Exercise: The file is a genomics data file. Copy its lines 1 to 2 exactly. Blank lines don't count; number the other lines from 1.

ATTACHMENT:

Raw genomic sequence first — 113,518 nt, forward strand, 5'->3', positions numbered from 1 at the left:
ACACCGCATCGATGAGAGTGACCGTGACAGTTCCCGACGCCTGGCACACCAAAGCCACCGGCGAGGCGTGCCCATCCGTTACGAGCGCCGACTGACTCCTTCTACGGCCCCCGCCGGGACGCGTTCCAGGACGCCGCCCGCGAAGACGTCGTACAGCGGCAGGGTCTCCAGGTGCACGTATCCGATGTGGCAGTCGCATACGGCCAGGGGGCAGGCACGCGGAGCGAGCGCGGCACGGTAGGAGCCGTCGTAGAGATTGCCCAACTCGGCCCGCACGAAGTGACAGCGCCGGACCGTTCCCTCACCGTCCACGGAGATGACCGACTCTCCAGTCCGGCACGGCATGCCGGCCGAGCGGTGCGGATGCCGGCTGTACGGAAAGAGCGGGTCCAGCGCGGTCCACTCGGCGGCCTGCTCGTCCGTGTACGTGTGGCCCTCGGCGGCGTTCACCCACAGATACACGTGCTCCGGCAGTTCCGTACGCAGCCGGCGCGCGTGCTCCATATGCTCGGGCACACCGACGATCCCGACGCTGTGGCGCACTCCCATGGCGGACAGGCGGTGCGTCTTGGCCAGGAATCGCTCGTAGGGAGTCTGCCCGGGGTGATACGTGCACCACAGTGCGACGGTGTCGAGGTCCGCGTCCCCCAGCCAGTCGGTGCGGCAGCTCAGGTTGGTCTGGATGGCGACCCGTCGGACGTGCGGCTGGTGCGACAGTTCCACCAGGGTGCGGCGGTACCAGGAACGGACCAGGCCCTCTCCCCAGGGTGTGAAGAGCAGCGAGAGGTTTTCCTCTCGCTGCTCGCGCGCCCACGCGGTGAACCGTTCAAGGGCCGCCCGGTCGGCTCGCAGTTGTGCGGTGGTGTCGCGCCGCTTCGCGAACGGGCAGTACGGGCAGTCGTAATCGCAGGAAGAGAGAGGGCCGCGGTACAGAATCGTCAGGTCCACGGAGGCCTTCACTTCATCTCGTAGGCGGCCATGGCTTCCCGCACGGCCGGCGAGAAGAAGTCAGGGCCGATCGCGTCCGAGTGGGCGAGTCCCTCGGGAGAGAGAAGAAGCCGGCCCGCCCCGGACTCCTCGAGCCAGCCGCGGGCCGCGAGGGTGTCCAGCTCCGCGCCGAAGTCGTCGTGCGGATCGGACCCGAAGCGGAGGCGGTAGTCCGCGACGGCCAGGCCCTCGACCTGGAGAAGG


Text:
Raw genomic sequence first — 113,518 nt, forward strand, 5'->3', positions numbered from 1 at the left:
ACACCGCATCGATGAGAGTGACCGTGACAGTTCCCGACGCCTGGCACACCAAAGCCACCGGCGAGGCGTGCCCATCCGTTACGAGCGCCGACTGACTCCTTCTACGGCCCCCGCCGGGACGCGTTCCAGGACGCCGCCCGCGAAGACGTCGTACAGCGGCAGGGTCTCCAGGTGCACGTATCCGATGTGGCAGTCGCATACGGCCAGGGGGCAGGCACGCGGAGCGAGCGCGGCACGGTAGGAGCCGTCGTAGAGATTGCCCAACTCGGCCCGCACGAAGTGACAGCGCCGGACCGTTCCCTCACCGTCCACGGAGATGACCGACTCTCCAGTCCGGCACGGCATGCCGGCCGAGCGGTGCGGATGCCGGCTGTACGGAAAGAGCGGGTCCAGCGCGGTCCACTCGGCGGCCTGCTCGTCCGTGTACGTGTGGCCCTCGGCGGCGTTCACCCACAGATACACGTGCTCCGGCAGTTCCGTACGCAGCCGGCGCGCGTGCTCCATATGCTCGGGCACACCGACGATCCCGACGCTGTGGCGCACTCCCATGGCGGACAGGCGGTGCGTCTTGGCCAGGAATCGCTCGTAGGGAGTCTGCCCGGGGTGATACGTGCACCACAGTGCGACGGTGTCGAGGTCCGCGTCCCCCAGCCAGTCGGTGCGGCAGCTCAGGTTGGTCTGGATGGCGACCCGTCGGACGTGCGGCTGGTGCGACAGTTCCACCAGGGTGCGGCGGTACCAGGAACGGACCAGGCCCTCTCCCCAGGGTGTGAAGAGCAGCGAGAGGTTTTCCTCTCGCTGCTCGCGCGCCCACGCGGTGAACCGTTCAAGGGCCGCCCGGTCGGCTCGCAGTTGTGCGGTGGTGTCGCGCCGCTTCGCGAACGGGCAGTACGGGCAGTCGTAATCGCAGGAAGAGAGAGGGCCGCGGTACAGAATCGTCAGGTCCACGGAGGCCTTCACTTCATCTCGTAGGCGGCCATGGCTTCCCGCACGGCCGGCGAGAAGAAGTCAGGGCCGATCGCGTCCGAGTGGGCGAGTCCCTCGGGAGAGAGAAGAAGCCGGCCCGCCCCGGACTCCTCGAGCCAGCCGCGGGCCGCGAGGGTGTCCAGCTCCGCGCCGAAGTCGTCGTGCGGATCGGACCCGAAGCGGAGGCGGTAGTCCGCGACGGCCAGGCCCTCGACCTGGAGAAGG